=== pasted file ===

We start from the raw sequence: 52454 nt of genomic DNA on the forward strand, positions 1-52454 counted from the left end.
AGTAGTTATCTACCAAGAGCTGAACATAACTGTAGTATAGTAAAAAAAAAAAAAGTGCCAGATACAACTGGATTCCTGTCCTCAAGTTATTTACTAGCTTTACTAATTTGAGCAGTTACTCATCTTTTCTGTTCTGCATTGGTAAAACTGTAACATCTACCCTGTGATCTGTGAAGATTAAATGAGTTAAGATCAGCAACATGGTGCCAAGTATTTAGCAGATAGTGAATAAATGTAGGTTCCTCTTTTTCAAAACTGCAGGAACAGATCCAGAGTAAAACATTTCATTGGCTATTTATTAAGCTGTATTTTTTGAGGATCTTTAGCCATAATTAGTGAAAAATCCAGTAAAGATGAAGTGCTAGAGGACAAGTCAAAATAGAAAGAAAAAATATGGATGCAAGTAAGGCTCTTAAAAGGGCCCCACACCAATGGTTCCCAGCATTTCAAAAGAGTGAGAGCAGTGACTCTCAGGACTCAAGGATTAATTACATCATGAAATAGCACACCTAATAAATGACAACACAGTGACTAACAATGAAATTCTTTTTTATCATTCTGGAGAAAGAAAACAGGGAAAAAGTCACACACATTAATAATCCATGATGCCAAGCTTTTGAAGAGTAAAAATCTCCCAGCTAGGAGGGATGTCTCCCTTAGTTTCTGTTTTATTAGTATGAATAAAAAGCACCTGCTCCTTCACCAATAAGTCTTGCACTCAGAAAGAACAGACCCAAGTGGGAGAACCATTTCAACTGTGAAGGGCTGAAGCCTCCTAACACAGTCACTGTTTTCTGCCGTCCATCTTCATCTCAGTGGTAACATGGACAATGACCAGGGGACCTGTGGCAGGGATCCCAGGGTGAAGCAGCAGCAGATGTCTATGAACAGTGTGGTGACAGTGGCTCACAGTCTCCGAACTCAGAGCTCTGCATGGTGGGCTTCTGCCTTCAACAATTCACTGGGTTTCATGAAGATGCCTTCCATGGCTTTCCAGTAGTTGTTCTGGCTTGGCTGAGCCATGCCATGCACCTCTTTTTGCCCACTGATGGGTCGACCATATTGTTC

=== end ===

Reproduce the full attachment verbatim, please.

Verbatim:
We start from the raw sequence: 52454 nt of genomic DNA on the forward strand, positions 1-52454 counted from the left end.
AGTAGTTATCTACCAAGAGCTGAACATAACTGTAGTATAGTAAAAAAAAAAAAAGTGCCAGATACAACTGGATTCCTGTCCTCAAGTTATTTACTAGCTTTACTAATTTGAGCAGTTACTCATCTTTTCTGTTCTGCATTGGTAAAACTGTAACATCTACCCTGTGATCTGTGAAGATTAAATGAGTTAAGATCAGCAACATGGTGCCAAGTATTTAGCAGATAGTGAATAAATGTAGGTTCCTCTTTTTCAAAACTGCAGGAACAGATCCAGAGTAAAACATTTCATTGGCTATTTATTAAGCTGTATTTTTTGAGGATCTTTAGCCATAATTAGTGAAAAATCCAGTAAAGATGAAGTGCTAGAGGACAAGTCAAAATAGAAAGAAAAAATATGGATGCAAGTAAGGCTCTTAAAAGGGCCCCACACCAATGGTTCCCAGCATTTCAAAAGAGTGAGAGCAGTGACTCTCAGGACTCAAGGATTAATTACATCATGAAATAGCACACCTAATAAATGACAACACAGTGACTAACAATGAAATTCTTTTTTATCATTCTGGAGAAAGAAAACAGGGAAAAAGTCACACACATTAATAATCCATGATGCCAAGCTTTTGAAGAGTAAAAATCTCCCAGCTAGGAGGGATGTCTCCCTTAGTTTCTGTTTTATTAGTATGAATAAAAAGCACCTGCTCCTTCACCAATAAGTCTTGCACTCAGAAAGAACAGACCCAAGTGGGAGAACCATTTCAACTGTGAAGGGCTGAAGCCTCCTAACACAGTCACTGTTTTCTGCCGTCCATCTTCATCTCAGTGGTAACATGGACAATGACCAGGGGACCTGTGGCAGGGATCCCAGGGTGAAGCAGCAGCAGATGTCTATGAACAGTGTGGTGACAGTGGCTCACAGTCTCCGAACTCAGAGCTCTGCATGGTGGGCTTCTGCCTTCAACAATTCACTGGGTTTCATGAAGATGCCTTCCATGGCTTTCCAGTAGTTGTTCTGGCTTGGCTGAGCCATGCCATGCACCTCTTTTTGCCCACTGATGGGTCGACCATATTGTTC